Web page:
Claire’s fancy-pants HISTORICAL FASHION MASTER POST

shoomlah:

So my historical costuming resources list from 2011 was less than a page long- I’m not saying that I’ve learned a lot in the past three years, but this list is now sitting pretty at a solid nine pages.  Whew.  And people wonder why I want to redo this damn series.

This list is by no means an exhaustive one- it’s a list of (primarily western) historical fashion resources, both online and offline, that is limited to what I know, own, or use!  It’s a work in progress, and I’m definitely hoping to expand on it as my knowledge base grows.  First things first, how about a little:

ADVICE FOR RESEARCHING HISTORICAL FASHION

  • Read, and read about more than just costuming.  Allowing yourself to understand the cultural and historical context surrounding the clothing of a particular region/period can be invaluable in sussing out good costume design.  Looking at pictures is all well and good, but reading about societal pressures, about construction techniques, daily routines, local symbolism, whatever else will really help you understand the rhyme and reason behind costuming from any given context.
  • Expand your costume vocabulary.  When you’re delving into a new topic, costuming or otherwise, picking up new terminology is essential to proper understanding and furthering your research.  Write down or take note of terms as you come across them- google them, look up synonyms, and use those words as a jumping off point for more research.  What’s a wire rebato?  How does it differ from a supportasse?  Inquiring minds want to know.
  • Double-check your sources.  Especially on the internet, and double especially on tumblr.  I love it, but it’s ground zero for rapidly spreading misinformation.  Books are usually your safest bet, but also take into account their date of publication, who’s writing them- an author’s biases can severely mangle their original source material.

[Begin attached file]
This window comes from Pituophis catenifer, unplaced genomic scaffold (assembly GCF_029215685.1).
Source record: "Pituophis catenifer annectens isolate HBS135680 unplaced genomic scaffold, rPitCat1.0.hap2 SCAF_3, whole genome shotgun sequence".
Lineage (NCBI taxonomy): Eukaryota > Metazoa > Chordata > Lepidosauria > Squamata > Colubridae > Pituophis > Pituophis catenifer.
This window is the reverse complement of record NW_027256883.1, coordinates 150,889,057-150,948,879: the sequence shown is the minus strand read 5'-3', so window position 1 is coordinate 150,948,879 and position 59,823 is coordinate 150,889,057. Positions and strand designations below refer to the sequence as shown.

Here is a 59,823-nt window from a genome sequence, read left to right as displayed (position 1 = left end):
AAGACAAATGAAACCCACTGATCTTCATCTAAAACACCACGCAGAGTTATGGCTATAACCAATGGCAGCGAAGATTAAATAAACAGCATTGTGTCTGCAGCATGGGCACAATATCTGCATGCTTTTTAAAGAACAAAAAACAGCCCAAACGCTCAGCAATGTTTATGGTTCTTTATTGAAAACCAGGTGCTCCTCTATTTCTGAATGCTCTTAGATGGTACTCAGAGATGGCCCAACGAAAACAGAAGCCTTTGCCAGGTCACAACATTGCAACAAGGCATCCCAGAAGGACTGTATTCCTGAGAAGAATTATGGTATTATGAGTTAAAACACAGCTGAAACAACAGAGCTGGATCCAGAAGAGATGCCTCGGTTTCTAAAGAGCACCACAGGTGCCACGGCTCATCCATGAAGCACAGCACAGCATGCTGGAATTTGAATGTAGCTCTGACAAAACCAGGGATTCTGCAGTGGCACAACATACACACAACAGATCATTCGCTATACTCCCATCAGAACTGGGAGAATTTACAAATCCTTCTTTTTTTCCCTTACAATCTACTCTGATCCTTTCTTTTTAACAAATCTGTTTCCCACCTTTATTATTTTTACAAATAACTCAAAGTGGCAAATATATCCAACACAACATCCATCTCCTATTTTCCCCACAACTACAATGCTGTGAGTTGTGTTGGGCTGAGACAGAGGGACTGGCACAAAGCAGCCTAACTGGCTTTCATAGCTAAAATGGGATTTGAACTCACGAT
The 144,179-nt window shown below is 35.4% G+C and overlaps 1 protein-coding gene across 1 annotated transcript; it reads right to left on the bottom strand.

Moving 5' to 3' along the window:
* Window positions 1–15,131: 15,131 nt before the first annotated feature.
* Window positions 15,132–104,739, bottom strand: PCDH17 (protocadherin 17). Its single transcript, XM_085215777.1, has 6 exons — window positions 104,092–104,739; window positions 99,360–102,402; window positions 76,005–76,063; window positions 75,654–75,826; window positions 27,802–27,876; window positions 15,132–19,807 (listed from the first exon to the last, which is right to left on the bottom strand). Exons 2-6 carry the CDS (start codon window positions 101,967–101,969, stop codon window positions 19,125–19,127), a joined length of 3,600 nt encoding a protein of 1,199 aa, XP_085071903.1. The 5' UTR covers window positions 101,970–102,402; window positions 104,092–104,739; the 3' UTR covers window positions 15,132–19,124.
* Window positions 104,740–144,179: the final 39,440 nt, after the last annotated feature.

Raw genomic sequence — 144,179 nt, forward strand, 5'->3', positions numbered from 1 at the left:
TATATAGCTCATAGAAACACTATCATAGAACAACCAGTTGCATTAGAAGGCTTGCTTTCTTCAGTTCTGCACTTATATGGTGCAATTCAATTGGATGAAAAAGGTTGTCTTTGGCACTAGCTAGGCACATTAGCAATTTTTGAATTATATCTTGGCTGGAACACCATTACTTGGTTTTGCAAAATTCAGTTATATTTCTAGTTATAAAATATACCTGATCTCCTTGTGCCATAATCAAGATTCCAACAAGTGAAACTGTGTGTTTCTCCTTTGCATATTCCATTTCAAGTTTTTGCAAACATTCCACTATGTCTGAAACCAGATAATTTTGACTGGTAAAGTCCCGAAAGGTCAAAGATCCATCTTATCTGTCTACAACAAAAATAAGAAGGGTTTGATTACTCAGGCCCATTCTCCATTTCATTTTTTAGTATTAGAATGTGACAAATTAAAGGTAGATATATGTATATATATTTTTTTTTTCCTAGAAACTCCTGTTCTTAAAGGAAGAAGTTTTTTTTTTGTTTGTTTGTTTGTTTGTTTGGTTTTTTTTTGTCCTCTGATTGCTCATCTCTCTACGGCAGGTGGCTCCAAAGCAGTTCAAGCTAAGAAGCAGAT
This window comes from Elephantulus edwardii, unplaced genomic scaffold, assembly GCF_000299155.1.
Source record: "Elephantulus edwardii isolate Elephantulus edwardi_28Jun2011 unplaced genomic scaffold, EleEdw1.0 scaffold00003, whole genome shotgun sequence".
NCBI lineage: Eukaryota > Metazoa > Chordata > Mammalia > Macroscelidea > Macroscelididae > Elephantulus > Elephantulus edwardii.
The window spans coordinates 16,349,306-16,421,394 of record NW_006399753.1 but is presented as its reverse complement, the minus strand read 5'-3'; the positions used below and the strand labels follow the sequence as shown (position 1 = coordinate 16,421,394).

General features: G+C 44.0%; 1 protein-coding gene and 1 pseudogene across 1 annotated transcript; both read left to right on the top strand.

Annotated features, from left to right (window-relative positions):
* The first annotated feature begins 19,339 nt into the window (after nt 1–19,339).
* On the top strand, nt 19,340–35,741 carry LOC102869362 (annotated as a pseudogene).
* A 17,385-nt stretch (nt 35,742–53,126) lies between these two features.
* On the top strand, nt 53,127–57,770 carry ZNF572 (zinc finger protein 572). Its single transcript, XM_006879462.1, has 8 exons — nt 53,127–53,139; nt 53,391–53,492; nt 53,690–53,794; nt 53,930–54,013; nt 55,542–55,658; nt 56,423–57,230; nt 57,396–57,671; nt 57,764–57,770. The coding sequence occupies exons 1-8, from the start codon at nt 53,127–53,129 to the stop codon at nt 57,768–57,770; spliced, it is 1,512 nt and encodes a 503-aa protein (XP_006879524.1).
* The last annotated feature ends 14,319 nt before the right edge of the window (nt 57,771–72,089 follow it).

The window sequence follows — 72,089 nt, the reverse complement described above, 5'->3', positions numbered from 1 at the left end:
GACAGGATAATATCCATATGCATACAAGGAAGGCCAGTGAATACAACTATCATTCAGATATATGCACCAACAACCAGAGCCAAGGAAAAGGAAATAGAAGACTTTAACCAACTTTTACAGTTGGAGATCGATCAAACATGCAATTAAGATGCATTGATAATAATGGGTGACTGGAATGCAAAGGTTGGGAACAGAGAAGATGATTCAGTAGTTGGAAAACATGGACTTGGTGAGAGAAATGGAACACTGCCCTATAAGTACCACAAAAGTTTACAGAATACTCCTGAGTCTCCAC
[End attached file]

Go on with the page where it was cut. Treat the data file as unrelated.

• Don’t be afraid to ask for help.  Do everything you can to find out information on your own, but feel free to reach out to people with more specialized areas of knowledge for help!  Be considerate about it- the people you’re asking are busy as well- but a specific line of questioning that proves you’re passionate and that you respect their subject matter expertise can work wonders.

Okay, onto the links!

It’s impossible to overstate the importance of getting off the internet and looking into books!  God bless the internet, but books are (generally, this isn’t a rule) better-researched and better-sourced.  Bibliographies also mean each individual books can be a jumping off point for further research, which is always a fantastic thing.

Remember- owning books is awesome and you should absolutely assemble your own library of resources, but LIBRARIES.  Libraries.  You’ll be surprised to find what books are available to you at your local library.

GENERAL / SURVEYS

Patterns fo Fashion books
Detailed, hand-drawn diagrams of historical fashion, inside and out.  Pretty amazing stuff.

Fashion in Detail books
Not what you want if you’re looking for photos of entire costumes- note the “in detail” bit up there.  Just a beautiful series, and great reference for all the little things you might miss otherwise.  The V&A has an amazing fashion collection, and it’s great to see them share it with the world.

Keep reading

Broader than period, but still good information.

I am bigender and predominately masculine, though am biologically female, and I am exceedingly uncomfortable in dresses. Unfortunately, my persona is an 800-900 AD fighter and craftwoman, also peasant. I’ve been notified that the further i get in the SCA, I will most likely be required, or requested, to wear dresses, due to it being period for females. This is uncomfortable enough that I’m not sure I’d be willing to stay. Silly problem, i’m sure, but it bothers me. Any information around this?

“likely be required, or requested, to wear dresses, due to it being period for females.”

First of all, I kind of want to give the stink eye to whomever told you that. Because I don’t see it as accurate at all.

You need to be comfortable in whatever you decide to adorn yourself with – whatever region, time period, persona, culture – I don’t care. YOU need to be comfortable, otherwise why wear it?

As you go “further” in the SCA – meaning, the longer you are in – it is generally perceived that your kit (fighting kit, garb, feast gear, whatever) should improve. I have been in the SCA just over 4 years (5 in April 2016), and I am nowhere near where I want to be in terms of my kit. Will I ever be 100% spot-on period? Probably not. But I would still like a nice day camp set up and decent kit for feast.